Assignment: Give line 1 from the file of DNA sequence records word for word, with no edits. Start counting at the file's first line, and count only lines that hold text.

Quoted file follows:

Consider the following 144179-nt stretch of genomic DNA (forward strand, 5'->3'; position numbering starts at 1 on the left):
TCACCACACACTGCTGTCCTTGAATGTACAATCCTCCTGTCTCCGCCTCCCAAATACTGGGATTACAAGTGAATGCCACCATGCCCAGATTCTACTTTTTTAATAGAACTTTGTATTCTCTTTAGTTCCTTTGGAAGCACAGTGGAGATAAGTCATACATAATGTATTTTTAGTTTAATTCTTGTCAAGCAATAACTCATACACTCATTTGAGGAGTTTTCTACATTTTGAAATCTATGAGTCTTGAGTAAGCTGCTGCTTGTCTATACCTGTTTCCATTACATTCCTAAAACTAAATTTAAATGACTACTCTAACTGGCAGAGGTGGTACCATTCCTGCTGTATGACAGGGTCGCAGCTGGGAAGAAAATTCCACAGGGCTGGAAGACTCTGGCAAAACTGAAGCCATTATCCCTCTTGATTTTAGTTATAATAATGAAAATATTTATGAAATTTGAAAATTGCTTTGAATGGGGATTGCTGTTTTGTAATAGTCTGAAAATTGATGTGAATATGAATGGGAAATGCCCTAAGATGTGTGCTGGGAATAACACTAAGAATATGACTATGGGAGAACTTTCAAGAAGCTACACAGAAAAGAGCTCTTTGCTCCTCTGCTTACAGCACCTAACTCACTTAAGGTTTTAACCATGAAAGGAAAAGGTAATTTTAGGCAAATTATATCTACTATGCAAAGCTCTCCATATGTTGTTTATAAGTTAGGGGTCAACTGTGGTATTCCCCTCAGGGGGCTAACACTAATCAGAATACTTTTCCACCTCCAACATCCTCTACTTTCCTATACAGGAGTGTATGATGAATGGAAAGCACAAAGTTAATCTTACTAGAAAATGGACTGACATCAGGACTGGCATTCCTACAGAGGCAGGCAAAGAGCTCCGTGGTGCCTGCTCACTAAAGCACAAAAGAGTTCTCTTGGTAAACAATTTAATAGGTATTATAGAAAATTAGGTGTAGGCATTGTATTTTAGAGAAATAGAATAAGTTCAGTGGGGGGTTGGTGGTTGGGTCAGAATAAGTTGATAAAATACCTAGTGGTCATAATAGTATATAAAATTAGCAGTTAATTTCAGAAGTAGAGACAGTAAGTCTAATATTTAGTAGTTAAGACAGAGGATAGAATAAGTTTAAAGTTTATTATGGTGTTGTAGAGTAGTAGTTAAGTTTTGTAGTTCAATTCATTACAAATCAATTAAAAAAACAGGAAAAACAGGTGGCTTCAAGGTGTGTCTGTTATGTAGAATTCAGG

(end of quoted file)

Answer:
Consider the following 144179-nt stretch of genomic DNA (forward strand, 5'->3'; position numbering starts at 1 on the left):